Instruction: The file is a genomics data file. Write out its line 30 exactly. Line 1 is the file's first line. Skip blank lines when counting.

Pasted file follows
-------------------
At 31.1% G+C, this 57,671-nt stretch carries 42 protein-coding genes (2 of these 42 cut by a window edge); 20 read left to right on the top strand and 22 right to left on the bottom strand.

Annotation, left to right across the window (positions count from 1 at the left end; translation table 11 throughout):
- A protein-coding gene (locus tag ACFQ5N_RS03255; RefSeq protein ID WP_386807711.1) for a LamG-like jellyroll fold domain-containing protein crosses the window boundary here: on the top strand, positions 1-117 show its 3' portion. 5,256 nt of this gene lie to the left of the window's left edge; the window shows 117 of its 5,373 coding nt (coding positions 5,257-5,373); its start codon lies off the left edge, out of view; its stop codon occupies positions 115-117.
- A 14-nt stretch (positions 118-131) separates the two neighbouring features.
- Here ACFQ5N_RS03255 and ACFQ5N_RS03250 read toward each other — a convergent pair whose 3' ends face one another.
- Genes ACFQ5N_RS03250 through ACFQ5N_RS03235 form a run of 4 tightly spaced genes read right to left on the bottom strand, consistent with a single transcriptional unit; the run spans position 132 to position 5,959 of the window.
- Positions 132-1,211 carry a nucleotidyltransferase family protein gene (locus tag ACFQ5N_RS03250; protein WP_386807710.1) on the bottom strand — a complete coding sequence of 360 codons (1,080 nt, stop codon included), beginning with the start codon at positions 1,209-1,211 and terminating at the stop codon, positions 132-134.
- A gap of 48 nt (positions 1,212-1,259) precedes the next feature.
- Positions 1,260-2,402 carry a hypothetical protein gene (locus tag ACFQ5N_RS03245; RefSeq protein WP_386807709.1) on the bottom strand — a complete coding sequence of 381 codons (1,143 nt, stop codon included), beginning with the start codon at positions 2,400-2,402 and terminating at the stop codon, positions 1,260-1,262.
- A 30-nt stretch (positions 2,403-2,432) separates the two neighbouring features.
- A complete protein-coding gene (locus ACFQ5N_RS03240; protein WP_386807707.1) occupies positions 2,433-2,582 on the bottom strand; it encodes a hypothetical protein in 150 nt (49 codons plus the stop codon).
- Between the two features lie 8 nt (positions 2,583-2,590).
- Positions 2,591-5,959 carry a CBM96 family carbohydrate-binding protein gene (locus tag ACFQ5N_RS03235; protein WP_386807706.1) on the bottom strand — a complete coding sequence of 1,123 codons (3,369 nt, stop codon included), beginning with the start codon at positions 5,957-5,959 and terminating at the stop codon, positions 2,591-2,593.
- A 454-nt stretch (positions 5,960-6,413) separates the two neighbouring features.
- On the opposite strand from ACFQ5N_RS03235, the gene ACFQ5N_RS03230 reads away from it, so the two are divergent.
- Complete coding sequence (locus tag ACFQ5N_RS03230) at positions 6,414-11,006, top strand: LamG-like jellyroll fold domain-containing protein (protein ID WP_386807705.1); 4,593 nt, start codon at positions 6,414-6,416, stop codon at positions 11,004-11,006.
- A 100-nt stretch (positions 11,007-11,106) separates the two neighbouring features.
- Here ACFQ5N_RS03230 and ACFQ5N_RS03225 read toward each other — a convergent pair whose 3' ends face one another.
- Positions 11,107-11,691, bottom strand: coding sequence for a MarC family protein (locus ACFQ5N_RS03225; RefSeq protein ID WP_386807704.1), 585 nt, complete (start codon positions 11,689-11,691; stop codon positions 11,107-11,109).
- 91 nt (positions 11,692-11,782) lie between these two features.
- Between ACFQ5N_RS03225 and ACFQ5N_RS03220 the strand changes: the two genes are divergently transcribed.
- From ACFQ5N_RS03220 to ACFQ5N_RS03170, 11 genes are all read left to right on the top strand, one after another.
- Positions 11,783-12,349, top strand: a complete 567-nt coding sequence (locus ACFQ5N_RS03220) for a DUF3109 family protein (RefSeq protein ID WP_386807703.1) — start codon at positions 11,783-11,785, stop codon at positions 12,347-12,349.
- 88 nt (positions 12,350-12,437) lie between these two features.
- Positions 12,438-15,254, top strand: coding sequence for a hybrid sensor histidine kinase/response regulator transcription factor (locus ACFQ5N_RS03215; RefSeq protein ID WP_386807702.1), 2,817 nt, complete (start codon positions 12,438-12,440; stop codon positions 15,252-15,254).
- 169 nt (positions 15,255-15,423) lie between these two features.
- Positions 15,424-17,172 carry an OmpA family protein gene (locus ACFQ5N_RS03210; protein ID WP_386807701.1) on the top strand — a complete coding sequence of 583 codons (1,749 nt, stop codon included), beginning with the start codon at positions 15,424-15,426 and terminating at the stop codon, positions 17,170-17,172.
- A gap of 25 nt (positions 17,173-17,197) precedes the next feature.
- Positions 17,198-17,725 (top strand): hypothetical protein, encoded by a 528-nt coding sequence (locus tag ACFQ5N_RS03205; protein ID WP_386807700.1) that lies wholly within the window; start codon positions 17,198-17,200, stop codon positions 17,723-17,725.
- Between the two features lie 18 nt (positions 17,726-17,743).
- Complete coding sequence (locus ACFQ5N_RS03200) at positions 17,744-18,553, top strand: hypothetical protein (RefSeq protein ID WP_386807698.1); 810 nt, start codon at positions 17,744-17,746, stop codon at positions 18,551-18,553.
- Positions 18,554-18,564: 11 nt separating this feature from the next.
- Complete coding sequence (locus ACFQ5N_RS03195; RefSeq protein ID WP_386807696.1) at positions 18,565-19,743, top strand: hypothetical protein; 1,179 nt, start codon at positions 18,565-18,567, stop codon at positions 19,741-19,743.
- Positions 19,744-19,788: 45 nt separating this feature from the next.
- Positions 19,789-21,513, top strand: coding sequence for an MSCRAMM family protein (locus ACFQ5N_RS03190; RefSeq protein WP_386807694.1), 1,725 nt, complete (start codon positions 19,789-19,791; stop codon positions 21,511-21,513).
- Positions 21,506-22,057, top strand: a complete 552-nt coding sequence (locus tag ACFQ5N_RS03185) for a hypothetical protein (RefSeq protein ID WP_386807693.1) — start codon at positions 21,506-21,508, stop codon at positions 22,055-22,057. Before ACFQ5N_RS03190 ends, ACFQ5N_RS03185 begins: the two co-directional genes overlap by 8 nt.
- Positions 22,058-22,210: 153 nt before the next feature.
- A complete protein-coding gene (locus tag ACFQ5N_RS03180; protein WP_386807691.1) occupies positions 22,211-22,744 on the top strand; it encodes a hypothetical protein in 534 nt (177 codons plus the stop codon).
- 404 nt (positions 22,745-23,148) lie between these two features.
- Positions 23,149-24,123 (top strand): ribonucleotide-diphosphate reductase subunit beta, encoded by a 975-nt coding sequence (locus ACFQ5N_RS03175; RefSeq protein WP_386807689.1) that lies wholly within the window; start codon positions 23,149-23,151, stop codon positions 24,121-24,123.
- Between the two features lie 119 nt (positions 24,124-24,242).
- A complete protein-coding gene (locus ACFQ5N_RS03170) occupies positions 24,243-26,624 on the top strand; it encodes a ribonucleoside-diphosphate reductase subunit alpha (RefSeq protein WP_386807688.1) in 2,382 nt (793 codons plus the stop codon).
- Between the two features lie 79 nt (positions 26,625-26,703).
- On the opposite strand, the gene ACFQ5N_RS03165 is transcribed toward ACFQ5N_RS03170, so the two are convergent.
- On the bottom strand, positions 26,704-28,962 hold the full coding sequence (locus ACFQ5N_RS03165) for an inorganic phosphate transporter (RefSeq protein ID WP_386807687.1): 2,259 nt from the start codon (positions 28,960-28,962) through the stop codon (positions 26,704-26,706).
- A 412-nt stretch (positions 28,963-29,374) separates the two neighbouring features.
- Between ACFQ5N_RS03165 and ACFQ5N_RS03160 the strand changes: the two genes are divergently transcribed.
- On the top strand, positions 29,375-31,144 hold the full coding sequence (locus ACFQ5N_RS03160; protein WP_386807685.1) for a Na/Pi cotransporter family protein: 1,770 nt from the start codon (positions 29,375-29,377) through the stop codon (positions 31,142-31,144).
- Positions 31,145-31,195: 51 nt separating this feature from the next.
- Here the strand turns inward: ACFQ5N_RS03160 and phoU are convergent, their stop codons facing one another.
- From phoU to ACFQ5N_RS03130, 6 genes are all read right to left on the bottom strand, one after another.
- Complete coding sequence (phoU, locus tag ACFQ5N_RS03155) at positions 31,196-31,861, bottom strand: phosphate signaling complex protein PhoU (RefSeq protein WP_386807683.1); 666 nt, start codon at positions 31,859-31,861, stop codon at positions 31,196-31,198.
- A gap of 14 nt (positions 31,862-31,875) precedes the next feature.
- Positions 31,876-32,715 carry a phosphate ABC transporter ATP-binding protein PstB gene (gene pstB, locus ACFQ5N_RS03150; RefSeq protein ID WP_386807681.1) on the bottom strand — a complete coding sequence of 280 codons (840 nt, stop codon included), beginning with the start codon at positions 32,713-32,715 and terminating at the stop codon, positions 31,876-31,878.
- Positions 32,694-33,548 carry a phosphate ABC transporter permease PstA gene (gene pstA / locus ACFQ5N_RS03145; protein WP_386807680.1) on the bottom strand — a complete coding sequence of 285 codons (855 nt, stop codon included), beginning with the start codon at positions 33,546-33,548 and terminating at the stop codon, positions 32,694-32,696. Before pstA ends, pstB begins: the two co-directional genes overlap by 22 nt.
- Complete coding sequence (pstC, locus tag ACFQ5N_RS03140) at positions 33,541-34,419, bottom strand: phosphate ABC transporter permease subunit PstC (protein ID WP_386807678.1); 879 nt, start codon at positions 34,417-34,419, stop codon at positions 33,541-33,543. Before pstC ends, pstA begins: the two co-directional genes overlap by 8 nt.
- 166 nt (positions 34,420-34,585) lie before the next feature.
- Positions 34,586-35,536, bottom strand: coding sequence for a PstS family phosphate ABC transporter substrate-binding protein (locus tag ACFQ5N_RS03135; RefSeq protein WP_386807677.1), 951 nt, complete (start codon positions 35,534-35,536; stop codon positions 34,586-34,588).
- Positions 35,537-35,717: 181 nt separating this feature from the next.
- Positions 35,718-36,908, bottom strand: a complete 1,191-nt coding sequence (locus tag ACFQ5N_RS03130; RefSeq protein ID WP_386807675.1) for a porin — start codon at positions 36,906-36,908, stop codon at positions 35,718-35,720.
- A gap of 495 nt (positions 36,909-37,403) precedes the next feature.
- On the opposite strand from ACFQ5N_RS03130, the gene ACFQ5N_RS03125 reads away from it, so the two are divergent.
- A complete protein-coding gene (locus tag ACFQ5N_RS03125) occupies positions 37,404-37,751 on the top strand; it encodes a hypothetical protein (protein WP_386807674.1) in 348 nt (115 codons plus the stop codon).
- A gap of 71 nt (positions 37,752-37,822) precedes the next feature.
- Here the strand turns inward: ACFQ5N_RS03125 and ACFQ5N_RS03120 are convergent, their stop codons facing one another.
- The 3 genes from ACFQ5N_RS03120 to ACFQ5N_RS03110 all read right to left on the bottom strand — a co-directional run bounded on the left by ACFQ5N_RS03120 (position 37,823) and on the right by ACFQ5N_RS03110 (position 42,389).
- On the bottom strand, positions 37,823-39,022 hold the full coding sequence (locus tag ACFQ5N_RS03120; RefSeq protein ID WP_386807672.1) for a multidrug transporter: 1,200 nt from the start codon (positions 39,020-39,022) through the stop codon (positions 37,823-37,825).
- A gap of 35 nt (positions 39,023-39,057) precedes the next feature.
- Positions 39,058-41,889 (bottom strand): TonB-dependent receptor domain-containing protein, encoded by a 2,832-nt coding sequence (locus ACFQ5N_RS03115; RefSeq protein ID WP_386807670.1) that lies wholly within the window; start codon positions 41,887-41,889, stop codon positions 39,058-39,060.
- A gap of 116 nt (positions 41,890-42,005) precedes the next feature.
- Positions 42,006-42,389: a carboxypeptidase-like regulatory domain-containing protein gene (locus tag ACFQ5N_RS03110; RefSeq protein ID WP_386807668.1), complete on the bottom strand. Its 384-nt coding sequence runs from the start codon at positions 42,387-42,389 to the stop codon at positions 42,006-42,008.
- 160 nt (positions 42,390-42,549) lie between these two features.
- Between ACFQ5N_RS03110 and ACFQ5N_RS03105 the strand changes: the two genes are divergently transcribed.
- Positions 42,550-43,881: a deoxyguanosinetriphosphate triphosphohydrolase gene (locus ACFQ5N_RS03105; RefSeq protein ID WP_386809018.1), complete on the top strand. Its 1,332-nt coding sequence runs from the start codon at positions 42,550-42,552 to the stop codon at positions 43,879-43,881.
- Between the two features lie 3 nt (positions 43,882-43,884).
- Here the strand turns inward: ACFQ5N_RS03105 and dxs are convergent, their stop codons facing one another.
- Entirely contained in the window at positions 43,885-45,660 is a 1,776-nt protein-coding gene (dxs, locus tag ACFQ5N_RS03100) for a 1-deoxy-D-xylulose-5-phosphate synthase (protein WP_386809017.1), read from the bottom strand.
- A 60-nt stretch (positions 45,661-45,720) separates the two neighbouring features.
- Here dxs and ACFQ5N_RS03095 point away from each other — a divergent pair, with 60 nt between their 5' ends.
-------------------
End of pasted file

- Between the two features lie 18 nt (positions 17,726-17,743).